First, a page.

Your statement does not make sense the way you phrase say the carrier has been giving you a hard time if it is a clear case that ought to be paid why would they do that? if there is some question about your case why would they voluntarily give you anything? If you are totally disabled as you say you would be entitled to a large sum of money based on your average weekly wages, a mathematical computation. If you have a lawyer talk to him. If you don't get one.
    Answer Applies to: North Carolina
    Replied: 10/9/2012
    Bulman Law Associates PLLC Injury Law Firm
    Bulman Law Associates PLLC Injury Law Firm | Thomas Bulman
    I doubt the insurer will agree you are never going to work at any job. Ask for lifetime benefits and see what they say.
    Answer Applies to: Montana
    Replied: 10/9/2012
    Gates' Law, PLLC | Thomas E. Gates
    There is a set schedule that will be followed concerning what you may receive for your injury.
    Answer Applies to: Washington
    Replied: 10/9/2012
    The Law Office of Stephen R. Chesley, LLC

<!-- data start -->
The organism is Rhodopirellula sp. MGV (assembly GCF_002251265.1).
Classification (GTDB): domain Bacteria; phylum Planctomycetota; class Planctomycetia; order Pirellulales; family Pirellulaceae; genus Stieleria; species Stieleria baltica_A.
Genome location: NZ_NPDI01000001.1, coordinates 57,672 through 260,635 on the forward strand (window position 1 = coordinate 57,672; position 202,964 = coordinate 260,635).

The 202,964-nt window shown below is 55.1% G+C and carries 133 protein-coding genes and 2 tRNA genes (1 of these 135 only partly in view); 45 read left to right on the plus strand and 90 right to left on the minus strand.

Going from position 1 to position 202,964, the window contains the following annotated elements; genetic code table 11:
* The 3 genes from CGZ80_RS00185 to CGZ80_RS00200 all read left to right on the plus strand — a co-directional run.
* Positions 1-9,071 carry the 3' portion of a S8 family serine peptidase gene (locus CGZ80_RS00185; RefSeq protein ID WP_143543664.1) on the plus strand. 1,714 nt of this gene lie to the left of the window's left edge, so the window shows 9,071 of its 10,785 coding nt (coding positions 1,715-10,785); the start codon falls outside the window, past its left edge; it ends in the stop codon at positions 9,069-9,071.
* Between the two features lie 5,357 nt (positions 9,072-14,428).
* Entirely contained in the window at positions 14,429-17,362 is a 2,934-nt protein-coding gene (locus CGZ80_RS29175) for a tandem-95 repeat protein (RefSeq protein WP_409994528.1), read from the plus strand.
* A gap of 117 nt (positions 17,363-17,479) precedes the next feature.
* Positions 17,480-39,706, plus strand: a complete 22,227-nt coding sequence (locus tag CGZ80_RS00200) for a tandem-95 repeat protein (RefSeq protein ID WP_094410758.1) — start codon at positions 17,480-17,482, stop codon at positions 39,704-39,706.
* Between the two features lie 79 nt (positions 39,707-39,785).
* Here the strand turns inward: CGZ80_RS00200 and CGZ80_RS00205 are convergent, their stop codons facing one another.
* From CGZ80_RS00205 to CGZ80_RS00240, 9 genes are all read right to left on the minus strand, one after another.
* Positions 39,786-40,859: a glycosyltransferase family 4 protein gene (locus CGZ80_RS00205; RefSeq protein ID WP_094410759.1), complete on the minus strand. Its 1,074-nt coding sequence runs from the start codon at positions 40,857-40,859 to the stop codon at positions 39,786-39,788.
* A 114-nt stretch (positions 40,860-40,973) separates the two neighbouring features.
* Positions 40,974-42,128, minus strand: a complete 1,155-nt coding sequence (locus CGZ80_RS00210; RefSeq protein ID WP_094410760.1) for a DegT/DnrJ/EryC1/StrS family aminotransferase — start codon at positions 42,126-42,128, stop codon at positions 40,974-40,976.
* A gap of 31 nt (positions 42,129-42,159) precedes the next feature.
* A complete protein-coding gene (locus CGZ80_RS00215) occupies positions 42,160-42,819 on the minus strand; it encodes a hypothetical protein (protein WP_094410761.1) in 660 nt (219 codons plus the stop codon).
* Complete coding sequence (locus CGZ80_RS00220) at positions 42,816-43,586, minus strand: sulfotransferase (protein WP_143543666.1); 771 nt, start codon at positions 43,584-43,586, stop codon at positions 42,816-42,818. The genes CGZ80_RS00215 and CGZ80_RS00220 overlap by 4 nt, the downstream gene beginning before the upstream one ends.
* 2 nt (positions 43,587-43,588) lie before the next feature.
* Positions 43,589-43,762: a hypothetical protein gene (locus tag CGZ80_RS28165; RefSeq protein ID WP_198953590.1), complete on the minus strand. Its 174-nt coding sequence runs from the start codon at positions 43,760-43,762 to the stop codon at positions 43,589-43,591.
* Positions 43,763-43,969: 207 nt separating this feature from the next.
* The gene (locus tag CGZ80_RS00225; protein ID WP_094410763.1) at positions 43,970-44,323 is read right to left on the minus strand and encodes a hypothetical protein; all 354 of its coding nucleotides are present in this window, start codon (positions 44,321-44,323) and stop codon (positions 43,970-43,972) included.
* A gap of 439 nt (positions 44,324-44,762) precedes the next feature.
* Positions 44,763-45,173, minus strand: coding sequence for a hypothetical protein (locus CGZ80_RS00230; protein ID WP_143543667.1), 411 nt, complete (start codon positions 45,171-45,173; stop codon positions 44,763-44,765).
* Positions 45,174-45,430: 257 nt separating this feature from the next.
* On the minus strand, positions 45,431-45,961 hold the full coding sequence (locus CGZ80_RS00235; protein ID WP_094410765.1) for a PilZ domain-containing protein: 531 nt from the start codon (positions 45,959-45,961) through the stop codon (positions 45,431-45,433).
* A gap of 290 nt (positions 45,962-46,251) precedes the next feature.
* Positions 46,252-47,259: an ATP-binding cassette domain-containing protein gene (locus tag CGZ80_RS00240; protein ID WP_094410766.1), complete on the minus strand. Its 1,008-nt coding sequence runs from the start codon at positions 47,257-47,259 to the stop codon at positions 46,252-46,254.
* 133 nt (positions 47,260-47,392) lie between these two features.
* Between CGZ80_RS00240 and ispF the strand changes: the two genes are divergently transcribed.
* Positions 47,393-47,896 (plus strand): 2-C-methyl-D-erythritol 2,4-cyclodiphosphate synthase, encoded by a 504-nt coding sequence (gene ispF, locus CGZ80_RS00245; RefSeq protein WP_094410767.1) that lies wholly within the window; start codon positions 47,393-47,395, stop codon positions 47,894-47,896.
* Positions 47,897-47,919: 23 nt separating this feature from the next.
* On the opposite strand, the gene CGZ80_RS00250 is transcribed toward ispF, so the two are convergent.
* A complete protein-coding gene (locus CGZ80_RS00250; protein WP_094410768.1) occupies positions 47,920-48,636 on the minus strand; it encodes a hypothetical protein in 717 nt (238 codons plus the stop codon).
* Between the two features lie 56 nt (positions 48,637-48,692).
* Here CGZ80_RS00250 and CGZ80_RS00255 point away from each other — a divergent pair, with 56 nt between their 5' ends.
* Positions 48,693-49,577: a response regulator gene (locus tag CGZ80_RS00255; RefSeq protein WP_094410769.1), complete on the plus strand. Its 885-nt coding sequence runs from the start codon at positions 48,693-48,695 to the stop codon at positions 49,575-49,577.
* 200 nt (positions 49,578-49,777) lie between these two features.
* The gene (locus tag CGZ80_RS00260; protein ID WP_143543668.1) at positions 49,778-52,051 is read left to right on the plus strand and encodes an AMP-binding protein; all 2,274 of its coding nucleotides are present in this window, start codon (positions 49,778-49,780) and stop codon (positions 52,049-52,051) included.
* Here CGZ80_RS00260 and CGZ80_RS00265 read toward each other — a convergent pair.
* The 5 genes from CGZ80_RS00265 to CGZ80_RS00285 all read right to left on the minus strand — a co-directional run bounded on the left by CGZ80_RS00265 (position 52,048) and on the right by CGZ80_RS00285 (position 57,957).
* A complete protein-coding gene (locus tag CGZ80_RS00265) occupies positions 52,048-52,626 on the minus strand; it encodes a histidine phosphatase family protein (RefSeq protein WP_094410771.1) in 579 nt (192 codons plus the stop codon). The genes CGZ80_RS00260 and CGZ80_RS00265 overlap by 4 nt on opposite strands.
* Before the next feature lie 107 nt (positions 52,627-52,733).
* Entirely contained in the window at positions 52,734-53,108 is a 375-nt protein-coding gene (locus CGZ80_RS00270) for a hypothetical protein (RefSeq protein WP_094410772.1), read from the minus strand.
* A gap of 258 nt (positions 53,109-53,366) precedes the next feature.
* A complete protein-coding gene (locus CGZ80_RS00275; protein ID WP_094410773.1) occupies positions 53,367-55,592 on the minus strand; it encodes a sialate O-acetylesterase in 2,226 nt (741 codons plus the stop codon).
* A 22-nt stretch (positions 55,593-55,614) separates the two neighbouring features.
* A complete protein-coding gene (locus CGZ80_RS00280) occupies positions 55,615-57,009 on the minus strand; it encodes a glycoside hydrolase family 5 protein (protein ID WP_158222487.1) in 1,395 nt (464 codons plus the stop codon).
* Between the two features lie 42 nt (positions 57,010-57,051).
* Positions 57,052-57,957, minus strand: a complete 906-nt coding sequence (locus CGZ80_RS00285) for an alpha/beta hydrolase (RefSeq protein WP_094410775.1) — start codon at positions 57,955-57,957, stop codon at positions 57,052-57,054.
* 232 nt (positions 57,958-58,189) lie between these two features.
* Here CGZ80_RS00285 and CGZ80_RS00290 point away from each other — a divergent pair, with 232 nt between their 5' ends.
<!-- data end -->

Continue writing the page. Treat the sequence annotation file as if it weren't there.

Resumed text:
The Law Office of Stephen R. Chesley, LLC | Stephen R. Chesley
    You do not receive pain and suffering compensation from a worker's compensation case. Worker's compensation pays for your medical and lost time from work according to the worker's compensation scale. You should contact an attorney to discuss whether you have a third party claim. In a Third party claim, that is a case against one other than your employer you would be compensated for pain and suffering.
    Answer Applies to: New York
    Replied: 10/9/2012
    Lewis B. Kaplan | Lewis B. Kaplan
    2 years of fighting with work comp is enough. If your injury is as serious as you claim there is frankly no way you are going to maximize your claim value without retaining a lawyer. Act soon to avoid a "statute of limitations defense which would bar you from making a claim.
    Answer Applies to: Illinois
    Replied: 10/9/2012
    Bernard Huff, Attorney/Mediator
    Bernard Huff, Attorney/Mediator | Bernard Huff
    You should a least consult with if not retain a plaintiff's lawyer who handles worker's compensation cases. That lawyer should make a thorough evaluation of your case and give you a fair estimate of how much money you may be entitled to including any permanent impairment you may have sustained.
    Answer Applies to: Indiana
    Replied: 10/9/2012
    Joel H. Schwartz, P.C.
    Joel H. Schwartz, P.C. | Steven A. Schwartz
    Typically, there is no "pain and suffering" claim with injuries on the job. You are only entitled to your worker's compensation claim. What you may be entitled to is dependent on a number of factors. Your average weekly wage is one, as well as whether you have permanent and total disability.
    Answer Applies to: Massachusetts
    Replied: 10/9/2012